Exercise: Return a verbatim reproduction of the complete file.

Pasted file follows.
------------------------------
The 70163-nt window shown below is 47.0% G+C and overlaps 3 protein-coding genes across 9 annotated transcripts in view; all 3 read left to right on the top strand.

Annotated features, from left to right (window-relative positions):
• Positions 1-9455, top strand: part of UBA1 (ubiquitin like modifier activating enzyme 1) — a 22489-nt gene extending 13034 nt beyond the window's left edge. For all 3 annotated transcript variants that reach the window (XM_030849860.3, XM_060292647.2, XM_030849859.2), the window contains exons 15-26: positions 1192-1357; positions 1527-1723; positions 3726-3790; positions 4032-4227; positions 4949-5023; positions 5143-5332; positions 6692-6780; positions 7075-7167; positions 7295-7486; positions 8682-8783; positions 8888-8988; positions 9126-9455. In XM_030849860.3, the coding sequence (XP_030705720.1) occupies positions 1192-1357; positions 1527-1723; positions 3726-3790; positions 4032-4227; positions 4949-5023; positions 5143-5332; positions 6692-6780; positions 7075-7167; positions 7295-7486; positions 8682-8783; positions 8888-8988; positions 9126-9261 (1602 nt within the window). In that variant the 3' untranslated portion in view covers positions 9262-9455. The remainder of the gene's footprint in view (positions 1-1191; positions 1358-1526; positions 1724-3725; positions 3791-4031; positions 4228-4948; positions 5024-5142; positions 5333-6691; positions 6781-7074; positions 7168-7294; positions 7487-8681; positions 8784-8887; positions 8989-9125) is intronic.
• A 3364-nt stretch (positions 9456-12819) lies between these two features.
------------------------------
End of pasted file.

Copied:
The 70163-nt window shown below is 47.0% G+C and overlaps 3 protein-coding genes across 9 annotated transcripts in view; all 3 read left to right on the top strand.

Annotated features, from left to right (window-relative positions):
• Positions 1-9455, top strand: part of UBA1 (ubiquitin like modifier activating enzyme 1) — a 22489-nt gene extending 13034 nt beyond the window's left edge. For all 3 annotated transcript variants that reach the window (XM_030849860.3, XM_060292647.2, XM_030849859.2), the window contains exons 15-26: positions 1192-1357; positions 1527-1723; positions 3726-3790; positions 4032-4227; positions 4949-5023; positions 5143-5332; positions 6692-6780; positions 7075-7167; positions 7295-7486; positions 8682-8783; positions 8888-8988; positions 9126-9455. In XM_030849860.3, the coding sequence (XP_030705720.1) occupies positions 1192-1357; positions 1527-1723; positions 3726-3790; positions 4032-4227; positions 4949-5023; positions 5143-5332; positions 6692-6780; positions 7075-7167; positions 7295-7486; positions 8682-8783; positions 8888-8988; positions 9126-9261 (1602 nt within the window). In that variant the 3' untranslated portion in view covers positions 9262-9455. The remainder of the gene's footprint in view (positions 1-1191; positions 1358-1526; positions 1724-3725; positions 3791-4031; positions 4228-4948; positions 5024-5142; positions 5333-6691; positions 6781-7074; positions 7168-7294; positions 7487-8681; positions 8784-8887; positions 8989-9125) is intronic.
• A 3364-nt stretch (positions 9456-12819) lies between these two features.